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Rich Dad, Poor Dad: What the Rich Teach Their Kids About Money that the Poor and Middle Class Do Not, by Robert Kiyosaki

My dad gave me his copy of Rich Dad, Poor Dad and asked me to read it this summer. He said it really helped him to work smarter and not harder. He also told me that the book was very influential when he started his own business. My dad reads a ton of books and the fact that he recommended this one to me means he must really like it. I liked it too and learned a lot of how to be financially smart or at least smarter.

--submitted by Landon D.

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Sleeper Agent: The Atomic Spy in America Who Got Away, by Ann Hagedorn

I think the sleeper agent book is really good on a few traits. First is that it gives you an active desire to read the book and want to know what happens. This kind of thing is something that I have found separates what are the equivalent of research papers engaging to those who want to learn from the books that make you want to learn. Second is the pacing it made it such that I never felt bored or like information was to quick to come. I had the right speed for me to read and understand everything that was being communicated, but wasn't bored.

--submitted by Matt P.

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Dilla Time: The Life and Afterlife of J Dilla, the Hip-Hop Producer Who Reinvented Rhythm, by Dan Charnas

It starts with the young James Dewitt Yancey growing up in Detroit and how he grew up having a love of music, from dancing as a baby to James Brown and playing as a drummer to picking out his own vinyl records. He then had a dream of being a famous hiphop artist, and although he was very good at what he did, his mom didn’t think he could go far with it so she signed him up for an aero plane academy so he could have a guaranteed job as a pilot. He didn’t want this and forced his way back into regular school where he made many connections he would have for a long time, and soon started working with some producers that taught him how to make beats. He started chopping up samples and became obsessed with it, spending all day working in it nonstop. Eventually he made enough connections where he and 2 rappers, T3 and Baatin, formed the group slum village with him as the producer and labels wanted to take them on. Eventually, he stood out as the clear star and they wanted him as a solo artist. He also worked with a Tribe Called Quest and they helped him meet people in the industry to be successful. He went on to make his first album, Welcome 2 Detroit which was a good record. During all of this time, he lived a life of a celebrity, with lots of drugs, women, and etc. He was so devoted to working that if people got him distracted he would sometimes lash out at them. Eventually, he would join the Soulquarians, a group of artists making a collective and where he would meet D’Angelo, Common, Questlove, and Erykah Badu, incredible artists and people he worked with and produced for. He continued to make music and made collaborations with artists like Madlib who is another great producer to make projects such as Jaylib. He went to California to do this, and had more success there as well. Eventually, though, he started to feel sick. He checked in with a doctor and they said that he had a rare disease called lupus which can destroy your organs and can be fatal. He was hospitalized for lots of time but continued working on making music. He finished his project titled Donuts in 2006. After it was released, he died under a week later. Donuts was a revolutionary album for the way he chopped the beats and used a different time called Dilla time instead of Swing time or others. This made the album considered one of the best of all time. He has influenced many people and artists for decades and his reach has gone across many genres even outside of hiphop.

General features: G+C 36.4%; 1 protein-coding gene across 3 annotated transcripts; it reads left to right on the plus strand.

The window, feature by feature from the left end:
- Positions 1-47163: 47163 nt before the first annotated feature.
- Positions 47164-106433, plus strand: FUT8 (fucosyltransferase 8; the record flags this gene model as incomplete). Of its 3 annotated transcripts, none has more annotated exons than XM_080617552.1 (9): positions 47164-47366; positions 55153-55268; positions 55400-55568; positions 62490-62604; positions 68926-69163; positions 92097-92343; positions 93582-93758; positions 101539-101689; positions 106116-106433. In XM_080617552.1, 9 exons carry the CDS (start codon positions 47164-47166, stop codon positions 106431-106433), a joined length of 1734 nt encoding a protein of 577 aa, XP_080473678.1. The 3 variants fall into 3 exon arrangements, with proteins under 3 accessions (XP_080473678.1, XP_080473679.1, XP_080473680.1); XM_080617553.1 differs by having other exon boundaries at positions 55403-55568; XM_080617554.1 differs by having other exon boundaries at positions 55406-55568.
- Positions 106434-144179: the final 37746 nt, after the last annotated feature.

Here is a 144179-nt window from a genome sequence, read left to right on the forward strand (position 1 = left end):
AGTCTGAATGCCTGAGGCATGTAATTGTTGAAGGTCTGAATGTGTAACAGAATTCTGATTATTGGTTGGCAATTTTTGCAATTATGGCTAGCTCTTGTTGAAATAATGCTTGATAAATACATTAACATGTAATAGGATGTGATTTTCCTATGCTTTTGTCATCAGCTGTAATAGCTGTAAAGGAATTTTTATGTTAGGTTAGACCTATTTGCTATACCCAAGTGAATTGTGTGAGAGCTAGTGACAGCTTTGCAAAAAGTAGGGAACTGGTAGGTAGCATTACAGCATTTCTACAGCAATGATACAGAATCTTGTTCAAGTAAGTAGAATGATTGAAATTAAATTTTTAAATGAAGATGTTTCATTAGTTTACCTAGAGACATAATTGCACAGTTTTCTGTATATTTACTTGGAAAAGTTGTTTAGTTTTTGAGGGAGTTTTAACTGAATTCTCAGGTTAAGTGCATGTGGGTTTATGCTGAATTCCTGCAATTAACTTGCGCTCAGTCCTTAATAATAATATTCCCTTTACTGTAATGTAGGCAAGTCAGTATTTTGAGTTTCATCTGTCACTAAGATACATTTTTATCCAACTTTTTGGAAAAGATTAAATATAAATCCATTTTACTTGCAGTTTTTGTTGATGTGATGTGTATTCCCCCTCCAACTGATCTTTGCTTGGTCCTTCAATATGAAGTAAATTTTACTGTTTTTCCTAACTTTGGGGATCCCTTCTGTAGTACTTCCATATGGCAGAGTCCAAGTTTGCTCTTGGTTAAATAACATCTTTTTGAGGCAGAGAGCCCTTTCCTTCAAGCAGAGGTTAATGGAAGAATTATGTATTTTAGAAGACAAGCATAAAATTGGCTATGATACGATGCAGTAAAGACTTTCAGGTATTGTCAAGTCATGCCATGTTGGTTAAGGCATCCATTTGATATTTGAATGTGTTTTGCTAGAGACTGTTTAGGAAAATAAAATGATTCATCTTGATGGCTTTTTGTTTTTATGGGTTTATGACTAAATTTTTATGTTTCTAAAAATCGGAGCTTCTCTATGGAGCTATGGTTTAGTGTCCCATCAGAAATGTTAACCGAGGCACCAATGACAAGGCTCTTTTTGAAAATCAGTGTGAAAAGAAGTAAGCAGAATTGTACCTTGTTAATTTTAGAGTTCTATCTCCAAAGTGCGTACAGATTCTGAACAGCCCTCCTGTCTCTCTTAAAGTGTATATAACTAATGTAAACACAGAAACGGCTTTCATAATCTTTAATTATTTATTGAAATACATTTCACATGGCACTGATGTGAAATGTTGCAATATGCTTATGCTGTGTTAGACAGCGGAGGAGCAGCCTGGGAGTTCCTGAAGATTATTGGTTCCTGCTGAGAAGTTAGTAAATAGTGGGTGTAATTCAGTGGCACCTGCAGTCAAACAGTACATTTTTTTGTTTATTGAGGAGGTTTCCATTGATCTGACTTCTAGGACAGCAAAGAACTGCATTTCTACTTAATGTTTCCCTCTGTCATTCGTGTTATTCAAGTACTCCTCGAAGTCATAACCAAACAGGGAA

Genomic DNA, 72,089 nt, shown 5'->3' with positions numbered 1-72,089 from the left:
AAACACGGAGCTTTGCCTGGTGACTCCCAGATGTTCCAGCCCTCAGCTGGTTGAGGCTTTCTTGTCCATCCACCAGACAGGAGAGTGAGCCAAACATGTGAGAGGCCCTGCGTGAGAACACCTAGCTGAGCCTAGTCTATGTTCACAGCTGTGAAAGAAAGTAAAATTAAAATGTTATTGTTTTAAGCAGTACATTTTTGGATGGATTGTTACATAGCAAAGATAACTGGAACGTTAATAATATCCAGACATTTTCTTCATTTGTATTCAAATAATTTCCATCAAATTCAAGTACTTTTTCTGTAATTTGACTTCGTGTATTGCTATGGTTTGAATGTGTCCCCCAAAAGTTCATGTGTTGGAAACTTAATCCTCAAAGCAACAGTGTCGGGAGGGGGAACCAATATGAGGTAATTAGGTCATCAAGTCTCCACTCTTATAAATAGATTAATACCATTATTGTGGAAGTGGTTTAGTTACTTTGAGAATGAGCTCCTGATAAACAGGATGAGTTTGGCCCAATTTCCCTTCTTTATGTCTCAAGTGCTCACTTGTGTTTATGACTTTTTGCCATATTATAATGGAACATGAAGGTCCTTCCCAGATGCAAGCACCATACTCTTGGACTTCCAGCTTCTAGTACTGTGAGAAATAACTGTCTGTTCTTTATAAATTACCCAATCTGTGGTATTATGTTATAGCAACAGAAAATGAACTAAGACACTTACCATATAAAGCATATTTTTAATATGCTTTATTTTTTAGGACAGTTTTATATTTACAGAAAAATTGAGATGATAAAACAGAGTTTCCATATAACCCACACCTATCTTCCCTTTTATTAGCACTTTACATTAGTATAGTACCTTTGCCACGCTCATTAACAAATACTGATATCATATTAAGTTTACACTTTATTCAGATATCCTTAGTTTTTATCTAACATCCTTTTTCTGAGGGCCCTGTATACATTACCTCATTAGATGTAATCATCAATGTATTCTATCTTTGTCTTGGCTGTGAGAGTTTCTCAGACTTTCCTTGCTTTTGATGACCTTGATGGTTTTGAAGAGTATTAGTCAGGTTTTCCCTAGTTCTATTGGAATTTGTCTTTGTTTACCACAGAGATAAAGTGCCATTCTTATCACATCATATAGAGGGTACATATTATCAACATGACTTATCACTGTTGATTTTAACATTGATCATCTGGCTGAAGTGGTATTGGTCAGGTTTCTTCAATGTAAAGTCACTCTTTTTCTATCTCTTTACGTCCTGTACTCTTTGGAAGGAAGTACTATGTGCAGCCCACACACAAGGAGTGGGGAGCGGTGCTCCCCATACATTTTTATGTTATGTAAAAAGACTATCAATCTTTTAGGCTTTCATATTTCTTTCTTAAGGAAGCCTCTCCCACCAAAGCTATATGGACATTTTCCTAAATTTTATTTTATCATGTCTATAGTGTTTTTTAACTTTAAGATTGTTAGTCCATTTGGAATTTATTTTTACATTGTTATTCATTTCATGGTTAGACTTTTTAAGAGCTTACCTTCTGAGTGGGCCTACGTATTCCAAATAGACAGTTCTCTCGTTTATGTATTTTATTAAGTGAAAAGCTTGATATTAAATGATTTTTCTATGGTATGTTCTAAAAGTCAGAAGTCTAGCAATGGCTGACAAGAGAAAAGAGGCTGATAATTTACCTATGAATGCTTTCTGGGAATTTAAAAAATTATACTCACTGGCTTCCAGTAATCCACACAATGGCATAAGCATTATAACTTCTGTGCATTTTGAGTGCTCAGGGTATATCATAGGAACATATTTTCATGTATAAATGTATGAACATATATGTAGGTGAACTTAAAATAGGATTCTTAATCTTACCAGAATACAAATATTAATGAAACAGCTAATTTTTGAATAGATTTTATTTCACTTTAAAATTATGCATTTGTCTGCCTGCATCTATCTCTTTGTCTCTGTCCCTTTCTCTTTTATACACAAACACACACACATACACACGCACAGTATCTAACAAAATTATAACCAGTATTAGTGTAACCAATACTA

--submitted by Logan G.

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Krista Hutley
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